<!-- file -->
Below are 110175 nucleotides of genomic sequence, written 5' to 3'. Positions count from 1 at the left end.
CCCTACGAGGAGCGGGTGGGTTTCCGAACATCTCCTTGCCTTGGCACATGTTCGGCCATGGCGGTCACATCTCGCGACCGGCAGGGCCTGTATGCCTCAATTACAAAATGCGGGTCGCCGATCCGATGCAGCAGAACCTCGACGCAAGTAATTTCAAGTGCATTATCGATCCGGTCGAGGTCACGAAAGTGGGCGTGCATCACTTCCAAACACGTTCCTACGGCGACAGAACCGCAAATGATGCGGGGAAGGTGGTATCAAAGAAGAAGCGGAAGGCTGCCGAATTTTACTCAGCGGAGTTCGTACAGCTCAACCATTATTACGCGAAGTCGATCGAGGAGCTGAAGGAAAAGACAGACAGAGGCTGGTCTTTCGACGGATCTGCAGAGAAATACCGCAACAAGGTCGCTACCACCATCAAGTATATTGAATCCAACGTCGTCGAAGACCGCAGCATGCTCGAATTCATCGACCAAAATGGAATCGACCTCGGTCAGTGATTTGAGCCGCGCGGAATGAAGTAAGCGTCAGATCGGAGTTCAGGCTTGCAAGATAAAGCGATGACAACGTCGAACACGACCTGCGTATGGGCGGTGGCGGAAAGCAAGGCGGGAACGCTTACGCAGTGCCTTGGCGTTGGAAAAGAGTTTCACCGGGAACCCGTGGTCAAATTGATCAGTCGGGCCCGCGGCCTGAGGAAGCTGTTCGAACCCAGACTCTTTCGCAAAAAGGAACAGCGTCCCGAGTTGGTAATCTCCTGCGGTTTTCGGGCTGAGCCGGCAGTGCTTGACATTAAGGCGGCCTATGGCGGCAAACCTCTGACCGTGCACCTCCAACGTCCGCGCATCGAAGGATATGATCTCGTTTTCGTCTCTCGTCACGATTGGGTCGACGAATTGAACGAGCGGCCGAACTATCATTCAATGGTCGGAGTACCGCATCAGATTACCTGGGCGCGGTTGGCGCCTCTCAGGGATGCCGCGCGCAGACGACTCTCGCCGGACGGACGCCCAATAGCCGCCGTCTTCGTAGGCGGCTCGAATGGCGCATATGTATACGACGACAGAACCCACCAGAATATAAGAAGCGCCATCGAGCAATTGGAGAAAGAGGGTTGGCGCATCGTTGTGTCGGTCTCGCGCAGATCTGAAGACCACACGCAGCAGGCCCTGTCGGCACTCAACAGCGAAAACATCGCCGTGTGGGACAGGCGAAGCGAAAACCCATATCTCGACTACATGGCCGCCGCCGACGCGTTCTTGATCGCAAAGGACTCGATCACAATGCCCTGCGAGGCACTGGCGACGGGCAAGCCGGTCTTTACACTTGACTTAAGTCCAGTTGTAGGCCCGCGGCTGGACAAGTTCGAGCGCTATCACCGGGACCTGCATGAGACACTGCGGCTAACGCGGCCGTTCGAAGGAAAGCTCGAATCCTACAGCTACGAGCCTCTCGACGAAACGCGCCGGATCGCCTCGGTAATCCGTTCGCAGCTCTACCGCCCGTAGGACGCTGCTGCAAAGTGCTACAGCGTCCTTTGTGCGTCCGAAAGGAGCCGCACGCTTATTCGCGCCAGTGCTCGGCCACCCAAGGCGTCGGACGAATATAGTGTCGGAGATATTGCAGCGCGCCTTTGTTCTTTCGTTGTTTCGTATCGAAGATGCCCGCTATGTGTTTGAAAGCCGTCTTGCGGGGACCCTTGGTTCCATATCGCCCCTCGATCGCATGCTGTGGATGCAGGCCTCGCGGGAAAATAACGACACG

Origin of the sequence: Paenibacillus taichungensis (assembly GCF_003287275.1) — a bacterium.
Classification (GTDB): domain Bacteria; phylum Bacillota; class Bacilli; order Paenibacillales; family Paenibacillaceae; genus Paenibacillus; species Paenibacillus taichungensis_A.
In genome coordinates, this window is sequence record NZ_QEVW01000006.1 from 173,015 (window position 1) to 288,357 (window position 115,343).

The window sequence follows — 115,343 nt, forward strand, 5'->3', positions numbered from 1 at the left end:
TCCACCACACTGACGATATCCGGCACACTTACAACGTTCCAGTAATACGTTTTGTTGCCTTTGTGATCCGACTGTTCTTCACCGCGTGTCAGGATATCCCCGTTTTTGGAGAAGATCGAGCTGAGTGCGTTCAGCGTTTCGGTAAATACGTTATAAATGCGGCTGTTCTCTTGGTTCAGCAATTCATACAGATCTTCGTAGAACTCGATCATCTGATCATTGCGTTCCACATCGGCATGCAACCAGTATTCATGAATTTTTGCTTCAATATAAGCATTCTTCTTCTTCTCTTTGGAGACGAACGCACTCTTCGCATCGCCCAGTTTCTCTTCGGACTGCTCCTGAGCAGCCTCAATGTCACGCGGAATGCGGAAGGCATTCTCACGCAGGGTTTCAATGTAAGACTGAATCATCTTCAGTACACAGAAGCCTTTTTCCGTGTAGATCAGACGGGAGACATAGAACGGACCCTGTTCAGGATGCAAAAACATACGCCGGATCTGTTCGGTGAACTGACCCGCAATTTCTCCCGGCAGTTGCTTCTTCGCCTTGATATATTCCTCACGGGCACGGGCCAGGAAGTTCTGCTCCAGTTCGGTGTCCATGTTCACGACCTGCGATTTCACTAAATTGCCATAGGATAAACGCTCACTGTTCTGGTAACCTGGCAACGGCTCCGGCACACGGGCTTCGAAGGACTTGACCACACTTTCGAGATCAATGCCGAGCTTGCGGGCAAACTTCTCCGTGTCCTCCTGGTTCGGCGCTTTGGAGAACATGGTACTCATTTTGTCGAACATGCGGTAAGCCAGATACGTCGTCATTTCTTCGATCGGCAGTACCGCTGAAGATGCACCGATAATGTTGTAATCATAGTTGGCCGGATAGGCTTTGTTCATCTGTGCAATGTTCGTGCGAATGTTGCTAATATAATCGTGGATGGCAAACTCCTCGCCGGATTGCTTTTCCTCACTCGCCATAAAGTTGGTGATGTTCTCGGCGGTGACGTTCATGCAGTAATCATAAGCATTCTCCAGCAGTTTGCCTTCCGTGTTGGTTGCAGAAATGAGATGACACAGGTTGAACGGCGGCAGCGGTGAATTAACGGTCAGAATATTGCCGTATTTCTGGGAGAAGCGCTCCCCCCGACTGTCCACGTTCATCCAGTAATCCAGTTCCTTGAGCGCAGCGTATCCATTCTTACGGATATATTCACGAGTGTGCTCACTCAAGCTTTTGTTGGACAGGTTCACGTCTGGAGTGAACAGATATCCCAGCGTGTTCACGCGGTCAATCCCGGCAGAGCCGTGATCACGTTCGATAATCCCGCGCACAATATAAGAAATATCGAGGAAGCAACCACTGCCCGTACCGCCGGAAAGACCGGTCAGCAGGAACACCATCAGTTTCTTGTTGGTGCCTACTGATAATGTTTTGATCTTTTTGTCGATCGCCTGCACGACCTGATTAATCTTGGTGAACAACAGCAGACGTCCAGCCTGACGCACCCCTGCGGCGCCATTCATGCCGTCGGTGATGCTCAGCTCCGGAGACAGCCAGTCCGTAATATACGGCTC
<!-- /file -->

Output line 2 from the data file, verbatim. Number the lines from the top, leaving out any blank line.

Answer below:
CCCTACGAGGAGCGGGTGGGTTTCCGAACATCTCCTTGCCTTGGCACATGTTCGGCCATGGCGGTCACATCTCGCGACCGGCAGGGCCTGTATGCCTCAATTACAAAATGCGGGTCGCCGATCCGATGCAGCAGAACCTCGACGCAAGTAATTTCAAGTGCATTATCGATCCGGTCGAGGTCACGAAAGTGGGCGTGCATCACTTCCAAACACGTTCCTACGGCGACAGAACCGCAAATGATGCGGGGAAGGTGGTATCAAAGAAGAAGCGGAAGGCTGCCGAATTTTACTCAGCGGAGTTCGTACAGCTCAACCATTATTACGCGAAGTCGATCGAGGAGCTGAAGGAAAAGACAGACAGAGGCTGGTCTTTCGACGGATCTGCAGAGAAATACCGCAACAAGGTCGCTACCACCATCAAGTATATTGAATCCAACGTCGTCGAAGACCGCAGCATGCTCGAATTCATCGACCAAAATGGAATCGACCTCGGTCAGTGATTTGAGCCGCGCGGAATGAAGTAAGCGTCAGATCGGAGTTCAGGCTTGCAAGATAAAGCGATGACAACGTCGAACACGACCTGCGTATGGGCGGTGGCGGAAAGCAAGGCGGGAACGCTTACGCAGTGCCTTGGCGTTGGAAAAGAGTTTCACCGGGAACCCGTGGTCAAATTGATCAGTCGGGCCCGCGGCCTGAGGAAGCTGTTCGAACCCAGACTCTTTCGCAAAAAGGAACAGCGTCCCGAGTTGGTAATCTCCTGCGGTTTTCGGGCTGAGCCGGCAGTGCTTGACATTAAGGCGGCCTATGGCGGCAAACCTCTGACCGTGCACCTCCAACGTCCGCGCATCGAAGGATATGATCTCGTTTTCGTCTCTCGTCACGATTGGGTCGACGAATTGAACGAGCGGCCGAACTATCATTCAATGGTCGGAGTACCGCATCAGATTACCTGGGCGCGGTTGGCGCCTCTCAGGGATGCCGCGCGCAGACGACTCTCGCCGGACGGACGCCCAATAGCCGCCGTCTTCGTAGGCGGCTCGAATGGCGCATATGTATACGACGACAGAACCCACCAGAATATAAGAAGCGCCATCGAGCAATTGGAGAAAGAGGGTTGGCGCATCGTTGTGTCGGTCTCGCGCAGATCTGAAGACCACACGCAGCAGGCCCTGTCGGCACTCAACAGCGAAAACATCGCCGTGTGGGACAGGCGAAGCGAAAACCCATATCTCGACTACATGGCCGCCGCCGACGCGTTCTTGATCGCAAAGGACTCGATCACAATGCCCTGCGAGGCACTGGCGACGGGCAAGCCGGTCTTTACACTTGACTTAAGTCCAGTTGTAGGCCCGCGGCTGGACAAGTTCGAGCGCTATCACCGGGACCTGCATGAGACACTGCGGCTAACGCGGCCGTTCGAAGGAAAGCTCGAATCCTACAGCTACGAGCCTCTCGACGAAACGCGCCGGATCGCCTCGGTAATCCGTTCGCAGCTCTACCGCCCGTAGGACGCTGCTGCAAAGTGCTACAGCGTCCTTTGTGCGTCCGAAAGGAGCCGCACGCTTATTCGCGCCAGTGCTCGGCCACCCAAGGCGTCGGACGAATATAGTGTCGGAGATATTGCAGCGCGCCTTTGTTCTTTCGTTGTTTCGTATCGAAGATGCCCGCTATGTGTTTGAAAGCCGTCTTGCGGGGACCCTTGGTTCCATATCGCCCCTCGATCGCATGCTGTGGATGCAGGCCTCGCGGGAAAATAACGACACG